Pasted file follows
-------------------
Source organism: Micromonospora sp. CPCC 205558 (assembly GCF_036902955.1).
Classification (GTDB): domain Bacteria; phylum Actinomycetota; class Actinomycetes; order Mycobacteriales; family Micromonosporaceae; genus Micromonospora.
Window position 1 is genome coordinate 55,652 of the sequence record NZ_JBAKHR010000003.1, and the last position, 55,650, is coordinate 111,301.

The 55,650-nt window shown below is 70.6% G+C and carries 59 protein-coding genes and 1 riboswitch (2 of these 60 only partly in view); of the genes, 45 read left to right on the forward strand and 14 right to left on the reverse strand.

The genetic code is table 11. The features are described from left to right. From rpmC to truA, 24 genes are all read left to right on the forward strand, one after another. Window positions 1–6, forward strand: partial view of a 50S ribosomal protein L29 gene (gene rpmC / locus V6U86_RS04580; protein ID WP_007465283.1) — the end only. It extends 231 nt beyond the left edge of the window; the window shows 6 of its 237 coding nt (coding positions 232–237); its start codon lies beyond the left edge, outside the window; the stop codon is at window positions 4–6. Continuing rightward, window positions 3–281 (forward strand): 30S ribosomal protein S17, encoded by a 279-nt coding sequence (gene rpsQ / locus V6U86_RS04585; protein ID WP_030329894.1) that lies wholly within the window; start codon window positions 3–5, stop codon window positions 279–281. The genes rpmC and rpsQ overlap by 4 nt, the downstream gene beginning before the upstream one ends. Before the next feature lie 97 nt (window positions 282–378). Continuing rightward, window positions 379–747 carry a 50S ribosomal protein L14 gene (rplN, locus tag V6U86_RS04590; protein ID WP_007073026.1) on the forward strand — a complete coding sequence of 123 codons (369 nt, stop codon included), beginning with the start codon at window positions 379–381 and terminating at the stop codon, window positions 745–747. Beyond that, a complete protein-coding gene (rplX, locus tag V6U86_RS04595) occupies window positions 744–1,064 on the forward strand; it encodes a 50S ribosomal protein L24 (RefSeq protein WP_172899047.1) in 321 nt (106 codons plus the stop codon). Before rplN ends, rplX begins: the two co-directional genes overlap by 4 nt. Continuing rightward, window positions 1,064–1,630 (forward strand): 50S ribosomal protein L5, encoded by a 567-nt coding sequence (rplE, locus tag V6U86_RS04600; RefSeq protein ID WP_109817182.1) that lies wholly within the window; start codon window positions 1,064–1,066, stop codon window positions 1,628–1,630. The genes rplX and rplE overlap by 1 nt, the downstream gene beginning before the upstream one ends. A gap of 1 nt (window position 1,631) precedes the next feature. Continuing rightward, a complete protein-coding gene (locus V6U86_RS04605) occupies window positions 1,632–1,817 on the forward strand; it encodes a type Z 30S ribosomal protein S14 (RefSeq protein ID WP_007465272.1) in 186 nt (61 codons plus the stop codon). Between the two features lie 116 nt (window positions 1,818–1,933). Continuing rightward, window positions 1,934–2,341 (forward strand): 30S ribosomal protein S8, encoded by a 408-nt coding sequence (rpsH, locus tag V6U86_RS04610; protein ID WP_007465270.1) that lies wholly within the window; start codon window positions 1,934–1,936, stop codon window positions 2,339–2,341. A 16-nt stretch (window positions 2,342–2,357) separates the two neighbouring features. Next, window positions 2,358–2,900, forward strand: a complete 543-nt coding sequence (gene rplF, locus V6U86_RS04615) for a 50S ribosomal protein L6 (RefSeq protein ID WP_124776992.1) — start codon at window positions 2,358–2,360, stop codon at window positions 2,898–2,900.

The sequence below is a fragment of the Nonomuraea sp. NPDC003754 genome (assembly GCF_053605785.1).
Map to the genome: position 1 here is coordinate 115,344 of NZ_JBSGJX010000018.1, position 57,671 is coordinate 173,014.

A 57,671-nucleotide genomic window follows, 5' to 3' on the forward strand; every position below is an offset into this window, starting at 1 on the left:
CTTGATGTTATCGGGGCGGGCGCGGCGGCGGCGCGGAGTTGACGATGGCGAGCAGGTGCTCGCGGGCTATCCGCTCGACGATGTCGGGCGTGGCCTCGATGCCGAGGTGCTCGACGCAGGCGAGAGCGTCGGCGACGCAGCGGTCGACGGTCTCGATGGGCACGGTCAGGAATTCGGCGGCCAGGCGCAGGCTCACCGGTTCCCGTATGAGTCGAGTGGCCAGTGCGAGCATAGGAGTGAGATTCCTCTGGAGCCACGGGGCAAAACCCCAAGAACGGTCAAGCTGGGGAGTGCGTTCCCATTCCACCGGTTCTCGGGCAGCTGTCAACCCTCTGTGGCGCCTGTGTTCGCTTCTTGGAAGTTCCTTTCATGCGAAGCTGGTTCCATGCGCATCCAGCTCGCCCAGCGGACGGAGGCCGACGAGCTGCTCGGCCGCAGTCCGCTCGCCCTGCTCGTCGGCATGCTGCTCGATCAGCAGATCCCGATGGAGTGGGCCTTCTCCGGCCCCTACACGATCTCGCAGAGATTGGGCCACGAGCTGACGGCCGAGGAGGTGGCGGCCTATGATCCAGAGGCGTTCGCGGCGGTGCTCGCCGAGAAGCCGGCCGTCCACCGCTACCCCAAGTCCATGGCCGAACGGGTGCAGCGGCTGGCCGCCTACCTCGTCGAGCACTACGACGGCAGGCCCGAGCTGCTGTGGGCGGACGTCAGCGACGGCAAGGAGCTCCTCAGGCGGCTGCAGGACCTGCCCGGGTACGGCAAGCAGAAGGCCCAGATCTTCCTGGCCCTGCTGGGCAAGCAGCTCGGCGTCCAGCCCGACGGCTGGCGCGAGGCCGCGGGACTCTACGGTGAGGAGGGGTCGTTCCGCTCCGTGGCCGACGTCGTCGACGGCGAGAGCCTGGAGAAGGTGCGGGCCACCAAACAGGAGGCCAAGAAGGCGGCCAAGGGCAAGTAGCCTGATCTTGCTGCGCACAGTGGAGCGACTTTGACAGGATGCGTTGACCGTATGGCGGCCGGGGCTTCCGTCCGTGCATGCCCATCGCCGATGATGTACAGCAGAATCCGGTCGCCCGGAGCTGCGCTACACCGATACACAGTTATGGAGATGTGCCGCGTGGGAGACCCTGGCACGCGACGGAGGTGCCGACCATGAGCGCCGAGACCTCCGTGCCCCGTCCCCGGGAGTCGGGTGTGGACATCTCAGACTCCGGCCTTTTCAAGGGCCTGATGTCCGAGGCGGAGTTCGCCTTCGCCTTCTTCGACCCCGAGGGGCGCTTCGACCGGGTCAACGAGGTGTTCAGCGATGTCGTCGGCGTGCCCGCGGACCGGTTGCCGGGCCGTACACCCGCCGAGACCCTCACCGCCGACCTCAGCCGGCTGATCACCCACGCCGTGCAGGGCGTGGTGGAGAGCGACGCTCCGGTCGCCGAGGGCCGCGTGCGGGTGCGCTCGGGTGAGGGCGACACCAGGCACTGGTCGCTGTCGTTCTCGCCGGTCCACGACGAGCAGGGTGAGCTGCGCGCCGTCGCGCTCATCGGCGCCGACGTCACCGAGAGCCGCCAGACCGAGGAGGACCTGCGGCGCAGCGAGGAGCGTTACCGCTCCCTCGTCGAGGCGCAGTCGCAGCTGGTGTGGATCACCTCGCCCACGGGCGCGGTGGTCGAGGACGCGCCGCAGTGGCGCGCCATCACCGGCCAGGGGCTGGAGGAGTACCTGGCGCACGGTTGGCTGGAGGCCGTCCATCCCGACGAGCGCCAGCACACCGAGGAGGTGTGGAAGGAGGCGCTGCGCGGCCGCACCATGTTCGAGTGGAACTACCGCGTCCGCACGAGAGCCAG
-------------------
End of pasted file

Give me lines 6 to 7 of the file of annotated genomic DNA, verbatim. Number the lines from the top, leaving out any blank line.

The sequence below is a fragment of the Nonomuraea sp. NPDC003754 genome (assembly GCF_053605785.1).
Map to the genome: position 1 here is coordinate 115,344 of NZ_JBSGJX010000018.1, position 57,671 is coordinate 173,014.